Almost every adult today holds some concept of a laser weapon and many children have at least one toy laser among their possessions. Fascination with these ideas reaches as far back as Archimedes’ legendary defense of Syracuse with solar reflectors in 212 BC. Other examples include the Martian invaders of Earth who used “heat rays” with chilling efficiency in H. G. Well’s 1898 War of the Worlds and the now-classic Star Wars movie series. While most fictional depictions of laser weapons (and some news stories) are without sound basis, these devices do offer the potential for a whole new class of weapons and capabilities that complement (but do not replace) existing kinetic energy weapons and electronic warfare.
Prokhorov and Basov (USSR) first described the physics behind lasers in 1952, quickly followed by Townes (U.S.) who demonstrated a 24-GHz MASER in 1953. The trio received the 1964 Nobel Prize in physics for advances in quantum electronics. The first optical MASER (or laser) was a subwatt flash-lamp–pumped ruby device. It was demonstrated barely 50 years ago and was soon followed by combustion-driven gas lasers. Average power rose rapidly in the 1960s while the imagination and expectations of the U.S., Soviet, and other militaries around the world grew even faster. The Cold War led to large investments, some timely and some premature, by the U.S. and the Soviet Union. There were major advances in high-energy lasers, beam control, and other related optical component technologies that led to demonstrations of ever larger laser systems on both sides of the Iron Curtain. Despite substantial investments, technological advances, and successful demonstrations, issues of size, weight, cost, and capability versus expectation continued to inhibit deployment. This frustrated the developers and generated many skeptical observations such as “laser weapons are only a few years away and have been for a few decades.” Today’s global emphasis on tactical and counterinsurgent warfare, combined with recent advances in high-average-power solid-state lasers, may provide the simultaneous “user pull” and “technology push” needed to bring these weapons to fruition.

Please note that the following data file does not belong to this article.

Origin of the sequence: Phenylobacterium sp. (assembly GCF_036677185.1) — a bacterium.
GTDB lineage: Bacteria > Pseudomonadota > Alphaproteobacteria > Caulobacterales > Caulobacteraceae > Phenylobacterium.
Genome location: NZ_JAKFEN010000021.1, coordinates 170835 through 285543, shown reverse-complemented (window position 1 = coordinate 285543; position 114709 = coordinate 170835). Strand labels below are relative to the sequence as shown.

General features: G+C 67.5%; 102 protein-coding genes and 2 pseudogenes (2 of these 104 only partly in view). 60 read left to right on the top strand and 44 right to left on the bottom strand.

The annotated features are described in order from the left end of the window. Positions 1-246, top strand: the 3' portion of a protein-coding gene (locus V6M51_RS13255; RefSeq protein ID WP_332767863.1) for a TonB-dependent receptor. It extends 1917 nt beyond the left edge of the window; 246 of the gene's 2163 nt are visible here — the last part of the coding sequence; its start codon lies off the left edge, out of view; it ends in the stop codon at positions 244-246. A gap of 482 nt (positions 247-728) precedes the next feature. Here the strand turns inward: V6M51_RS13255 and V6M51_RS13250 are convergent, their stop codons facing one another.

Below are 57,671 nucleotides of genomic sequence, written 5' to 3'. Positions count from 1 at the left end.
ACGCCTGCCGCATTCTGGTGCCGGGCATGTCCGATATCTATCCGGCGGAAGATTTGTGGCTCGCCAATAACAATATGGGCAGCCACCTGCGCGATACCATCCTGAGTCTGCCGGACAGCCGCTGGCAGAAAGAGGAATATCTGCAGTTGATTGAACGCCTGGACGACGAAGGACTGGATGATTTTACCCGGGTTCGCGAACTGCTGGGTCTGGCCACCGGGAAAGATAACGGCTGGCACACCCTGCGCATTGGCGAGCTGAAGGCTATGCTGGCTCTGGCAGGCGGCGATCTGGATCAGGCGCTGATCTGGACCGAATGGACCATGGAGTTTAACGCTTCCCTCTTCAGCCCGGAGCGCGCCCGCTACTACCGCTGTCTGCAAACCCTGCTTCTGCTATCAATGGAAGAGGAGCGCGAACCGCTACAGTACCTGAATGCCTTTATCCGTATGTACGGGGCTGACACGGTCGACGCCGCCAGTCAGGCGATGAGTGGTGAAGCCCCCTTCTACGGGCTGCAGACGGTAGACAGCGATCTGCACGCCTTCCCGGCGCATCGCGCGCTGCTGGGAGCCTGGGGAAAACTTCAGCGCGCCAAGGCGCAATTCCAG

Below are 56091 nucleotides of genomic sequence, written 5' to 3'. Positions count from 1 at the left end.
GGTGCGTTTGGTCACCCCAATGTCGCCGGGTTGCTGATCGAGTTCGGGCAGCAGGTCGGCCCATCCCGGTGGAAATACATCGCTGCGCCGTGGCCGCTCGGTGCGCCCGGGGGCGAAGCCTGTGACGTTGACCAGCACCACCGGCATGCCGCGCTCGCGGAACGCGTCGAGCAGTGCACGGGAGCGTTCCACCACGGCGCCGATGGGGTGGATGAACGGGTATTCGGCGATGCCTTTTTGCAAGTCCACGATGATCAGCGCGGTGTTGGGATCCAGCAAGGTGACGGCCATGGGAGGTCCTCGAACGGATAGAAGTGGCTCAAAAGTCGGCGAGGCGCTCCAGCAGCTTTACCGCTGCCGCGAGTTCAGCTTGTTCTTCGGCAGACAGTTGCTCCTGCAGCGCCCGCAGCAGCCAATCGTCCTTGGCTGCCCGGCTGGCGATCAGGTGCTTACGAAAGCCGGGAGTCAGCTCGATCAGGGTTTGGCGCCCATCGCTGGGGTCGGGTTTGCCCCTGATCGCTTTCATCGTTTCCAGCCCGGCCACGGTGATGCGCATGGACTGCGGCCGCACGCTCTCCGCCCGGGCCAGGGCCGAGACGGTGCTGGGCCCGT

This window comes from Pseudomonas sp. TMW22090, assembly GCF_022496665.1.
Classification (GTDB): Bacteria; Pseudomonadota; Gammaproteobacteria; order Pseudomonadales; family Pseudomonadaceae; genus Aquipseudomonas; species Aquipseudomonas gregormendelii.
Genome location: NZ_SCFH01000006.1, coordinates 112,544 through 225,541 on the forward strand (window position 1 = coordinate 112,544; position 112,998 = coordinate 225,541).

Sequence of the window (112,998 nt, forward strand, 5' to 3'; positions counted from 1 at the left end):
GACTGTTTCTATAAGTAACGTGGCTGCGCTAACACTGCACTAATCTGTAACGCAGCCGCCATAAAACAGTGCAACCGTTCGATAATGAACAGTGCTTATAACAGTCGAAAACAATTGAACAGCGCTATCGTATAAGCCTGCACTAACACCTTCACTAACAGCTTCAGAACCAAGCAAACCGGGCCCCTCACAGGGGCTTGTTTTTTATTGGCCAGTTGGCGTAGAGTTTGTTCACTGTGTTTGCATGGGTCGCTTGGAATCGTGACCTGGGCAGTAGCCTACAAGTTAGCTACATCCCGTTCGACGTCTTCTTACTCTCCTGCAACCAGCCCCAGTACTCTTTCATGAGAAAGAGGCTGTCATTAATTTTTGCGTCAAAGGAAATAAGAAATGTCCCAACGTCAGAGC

This special section attempts a survey of high-energy laser (HEL) weapons development, with articles written by technical leaders in relevant fields.
The following group of papers provides historical perspective on parallel HEL weapon developments in the U.S. and in the Soviet Union. The paper “Basov and the Soviet development of lasers for missile defense” by P. Zarubin offers a fascinating first-hand history of Soviet strategic laser weapon development led by Basov and the author during the height of the Cold War. In the paper “High-energy laser weapons since the early 1960s,” J. Cook provides a detailed review of parallel efforts in the U.S. and the Soviet Union along with a close look at the limitations that inhibited deployment. In “United States army tactical HEL program,” J. Wachs and G. Wilson describe the development of the army’s tactical HEL (THEL) system, which was designed, built, and successfully tested. The paper “High-energy laser-summator based on the Raman scattering principle” by E. Zemskov, translated by P. Zarubin and J. Cook, details the development of Raman conversion in the Soviet Union to combine and improve quality of very-high-power laser beams in a then-secret antimissile weapon development program. In “Electroionization lasers: on the way to gigawatt,” V. Danilychev describes the Soviet approach to megawatt and kilowatt CO lasers using electric discharge ionization instead of combustion.